Murder Trial of Ex-Police Officer Goes to Jury

By David Culver
|  Monday, Jan 28, 2013  |  Updated 8:34 PM EDT
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Prosecution Rests in Ex-Culpeper Police Officer's Murder Trial

Daniel Harmon-Wright outside court

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Ex-Officer Accused of Murder Breaks Down on Witness Stand

The jury heard emotional testimony Friday from a former Culpeper Police officer charged with murdering an unarmed woman last year. News4 Northern Virginia Bureau reporter David Culver has more on that and an unusual field trip for the jury.

Prosecution Rests in Ex-Culpeper Police Officer's Murder Trial

Jurors heard testimony from eight prosecution witnesses in the murder trial of a former Culpeper Town Police officer, including the woman who placed the call that sent that officer to the scene. News4 Northern Virginia Bureau reporter David Culver reports.
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The jury is deliberating in the murder trial of former Culpeper Town Police Officer Daniel Harmon-Wright.

Harmon-Wright is charged in the Feb. 9, 2012, murder of Patricia Cook.

Attorneys on both sides delivered their closing arguments Monday afternoon. Judge Susan Whitlock passed on the case to the jury at 2:20 p.m.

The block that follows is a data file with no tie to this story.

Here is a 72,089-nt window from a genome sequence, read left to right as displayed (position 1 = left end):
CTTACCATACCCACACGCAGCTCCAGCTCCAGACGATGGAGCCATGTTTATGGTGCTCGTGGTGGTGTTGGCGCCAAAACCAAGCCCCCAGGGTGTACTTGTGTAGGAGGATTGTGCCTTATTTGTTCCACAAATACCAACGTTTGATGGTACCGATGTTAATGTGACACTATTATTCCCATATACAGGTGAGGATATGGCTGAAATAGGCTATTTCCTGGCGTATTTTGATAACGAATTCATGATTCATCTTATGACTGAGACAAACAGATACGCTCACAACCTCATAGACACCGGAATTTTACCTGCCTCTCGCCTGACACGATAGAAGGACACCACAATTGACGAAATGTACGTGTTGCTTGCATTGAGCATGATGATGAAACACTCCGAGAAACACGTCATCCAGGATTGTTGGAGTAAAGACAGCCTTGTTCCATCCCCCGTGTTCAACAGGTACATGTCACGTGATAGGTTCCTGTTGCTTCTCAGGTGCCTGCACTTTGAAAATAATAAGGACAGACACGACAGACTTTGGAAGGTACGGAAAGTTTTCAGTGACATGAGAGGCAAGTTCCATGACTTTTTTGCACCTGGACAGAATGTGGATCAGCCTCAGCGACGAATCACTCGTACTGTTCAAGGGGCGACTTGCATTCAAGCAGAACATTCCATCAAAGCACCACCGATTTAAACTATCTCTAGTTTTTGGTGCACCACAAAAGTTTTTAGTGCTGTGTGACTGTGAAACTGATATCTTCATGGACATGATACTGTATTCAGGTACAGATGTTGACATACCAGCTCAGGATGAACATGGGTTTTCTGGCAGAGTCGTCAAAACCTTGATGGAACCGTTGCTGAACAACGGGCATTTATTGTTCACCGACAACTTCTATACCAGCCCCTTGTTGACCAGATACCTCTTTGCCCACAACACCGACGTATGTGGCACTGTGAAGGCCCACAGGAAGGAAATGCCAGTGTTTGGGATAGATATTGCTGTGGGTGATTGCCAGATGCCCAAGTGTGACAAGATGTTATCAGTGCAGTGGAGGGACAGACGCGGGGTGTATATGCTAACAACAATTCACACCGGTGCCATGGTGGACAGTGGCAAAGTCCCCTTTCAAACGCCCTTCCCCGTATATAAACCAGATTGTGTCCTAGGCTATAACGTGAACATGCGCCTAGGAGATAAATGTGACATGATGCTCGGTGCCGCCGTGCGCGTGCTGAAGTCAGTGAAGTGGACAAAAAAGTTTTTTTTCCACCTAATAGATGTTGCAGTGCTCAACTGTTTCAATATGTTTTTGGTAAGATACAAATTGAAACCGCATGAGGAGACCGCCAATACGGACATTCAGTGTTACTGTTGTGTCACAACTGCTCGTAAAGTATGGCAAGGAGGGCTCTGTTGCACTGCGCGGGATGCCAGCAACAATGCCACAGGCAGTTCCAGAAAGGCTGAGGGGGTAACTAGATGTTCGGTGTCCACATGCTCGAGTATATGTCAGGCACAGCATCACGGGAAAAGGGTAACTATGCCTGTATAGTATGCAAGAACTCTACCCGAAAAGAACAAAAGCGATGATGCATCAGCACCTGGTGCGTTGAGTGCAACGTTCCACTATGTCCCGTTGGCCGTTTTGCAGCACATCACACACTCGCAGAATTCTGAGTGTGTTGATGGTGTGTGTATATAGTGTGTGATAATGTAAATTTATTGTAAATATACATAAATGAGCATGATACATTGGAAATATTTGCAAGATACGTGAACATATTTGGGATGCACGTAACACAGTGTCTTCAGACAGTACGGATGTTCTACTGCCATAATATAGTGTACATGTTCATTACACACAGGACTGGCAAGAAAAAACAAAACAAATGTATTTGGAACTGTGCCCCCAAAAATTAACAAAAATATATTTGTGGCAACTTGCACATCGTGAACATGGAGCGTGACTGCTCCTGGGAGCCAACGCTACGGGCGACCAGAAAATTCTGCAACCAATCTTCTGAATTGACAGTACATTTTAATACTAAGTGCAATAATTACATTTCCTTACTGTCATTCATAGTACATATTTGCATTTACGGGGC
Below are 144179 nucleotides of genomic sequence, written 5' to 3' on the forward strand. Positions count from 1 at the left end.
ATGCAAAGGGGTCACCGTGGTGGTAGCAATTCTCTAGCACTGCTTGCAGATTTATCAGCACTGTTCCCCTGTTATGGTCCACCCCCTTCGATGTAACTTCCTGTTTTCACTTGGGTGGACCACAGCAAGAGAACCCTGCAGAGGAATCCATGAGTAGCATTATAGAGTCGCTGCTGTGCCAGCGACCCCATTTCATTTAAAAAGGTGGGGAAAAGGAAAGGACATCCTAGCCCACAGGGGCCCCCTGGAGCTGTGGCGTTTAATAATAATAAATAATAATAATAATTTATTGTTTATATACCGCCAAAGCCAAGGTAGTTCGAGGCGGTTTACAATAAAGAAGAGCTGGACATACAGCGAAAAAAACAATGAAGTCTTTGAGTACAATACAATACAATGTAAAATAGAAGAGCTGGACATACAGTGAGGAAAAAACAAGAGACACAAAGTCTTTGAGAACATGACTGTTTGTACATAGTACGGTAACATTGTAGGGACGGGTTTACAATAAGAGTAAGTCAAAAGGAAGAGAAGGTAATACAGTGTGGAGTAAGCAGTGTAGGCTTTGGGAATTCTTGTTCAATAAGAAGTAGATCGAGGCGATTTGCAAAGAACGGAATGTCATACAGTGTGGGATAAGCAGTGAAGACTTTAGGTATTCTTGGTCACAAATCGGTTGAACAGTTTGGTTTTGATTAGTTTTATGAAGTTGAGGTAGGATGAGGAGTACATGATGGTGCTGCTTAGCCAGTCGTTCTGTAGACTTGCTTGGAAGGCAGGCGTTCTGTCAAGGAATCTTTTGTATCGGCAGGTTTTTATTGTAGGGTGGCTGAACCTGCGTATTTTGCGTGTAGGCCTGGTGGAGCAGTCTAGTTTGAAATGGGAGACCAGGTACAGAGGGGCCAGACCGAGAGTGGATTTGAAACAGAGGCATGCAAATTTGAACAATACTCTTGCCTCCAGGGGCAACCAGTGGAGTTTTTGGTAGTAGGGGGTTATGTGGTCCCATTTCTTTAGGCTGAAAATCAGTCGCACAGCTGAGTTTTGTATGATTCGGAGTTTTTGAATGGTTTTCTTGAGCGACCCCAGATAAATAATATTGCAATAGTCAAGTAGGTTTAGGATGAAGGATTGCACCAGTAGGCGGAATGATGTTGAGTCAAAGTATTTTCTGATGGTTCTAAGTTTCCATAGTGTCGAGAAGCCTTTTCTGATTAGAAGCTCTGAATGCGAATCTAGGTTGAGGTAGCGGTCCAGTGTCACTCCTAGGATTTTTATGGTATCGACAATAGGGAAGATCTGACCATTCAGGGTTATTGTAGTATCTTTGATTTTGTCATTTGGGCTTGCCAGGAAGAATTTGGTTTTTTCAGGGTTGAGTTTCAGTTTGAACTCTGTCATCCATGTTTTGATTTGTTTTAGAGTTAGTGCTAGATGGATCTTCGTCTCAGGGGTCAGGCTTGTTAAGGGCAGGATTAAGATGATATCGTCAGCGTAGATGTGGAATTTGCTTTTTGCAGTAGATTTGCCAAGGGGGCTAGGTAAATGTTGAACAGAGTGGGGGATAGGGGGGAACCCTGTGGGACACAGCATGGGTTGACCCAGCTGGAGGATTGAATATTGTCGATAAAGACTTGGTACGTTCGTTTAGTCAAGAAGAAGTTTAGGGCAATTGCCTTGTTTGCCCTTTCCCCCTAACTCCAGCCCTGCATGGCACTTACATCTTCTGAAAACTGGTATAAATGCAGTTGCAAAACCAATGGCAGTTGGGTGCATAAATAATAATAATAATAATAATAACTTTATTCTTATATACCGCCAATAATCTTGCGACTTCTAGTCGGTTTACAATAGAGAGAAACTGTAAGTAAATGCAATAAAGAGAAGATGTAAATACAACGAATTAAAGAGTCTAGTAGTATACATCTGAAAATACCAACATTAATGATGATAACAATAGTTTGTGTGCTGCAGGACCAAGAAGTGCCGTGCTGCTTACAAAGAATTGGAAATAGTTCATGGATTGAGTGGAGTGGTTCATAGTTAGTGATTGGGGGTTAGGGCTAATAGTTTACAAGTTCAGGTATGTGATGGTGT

The jury will decide on four separate counts. He is charged with murder, malicious shooting into an occupied vehicle, malicious shooting into an occupied vehicle resulting in a death and use of a firearm in the commission of a felony. Within the count of murder, the jury must decide first-degree, second-degree or manslaughter.

Harmon-Wright encountered Cook in her vehicle in the parking lot of Epiphany Catholic School while responding to a report of a suspicious vehicle. He testified he shot her because she rolled her window up on his arm and began to drive and believed she was a threat to public safety.

In closing arguments, the prosecution asked the jury to look at the inconsistencies.

“My argument to the jury was that he’s not credible, and they shouldn’t believe him, and if they don’t believe him, then self-defense goes out the window,” special prosecutor Jim Fisher said. “If you remove the concept of self-defense from the equation, then it’s an unlawful killing. It is a malicious and unlawful killing, which means it’s murder.”

“It’s going to boil down to a question of whom do you believe, and the fundamental question is whether he acted unlawfully,” defense attorney Daniel Hawes said.

Hawes said it's possible Harmon-Wright made the wrong call or used poor judgment but he didn't do anything unlawful.

“The fact that she trapped his fingers in the window then hit the gas made him think he was under attack, she was willing to kill him,” Hawes said.

The jury was sent home for the evening by about 5:30 p.m. and will reconvene at 9 a.m.

Harmon-Wright could serve anywhere from one year to life in prison.

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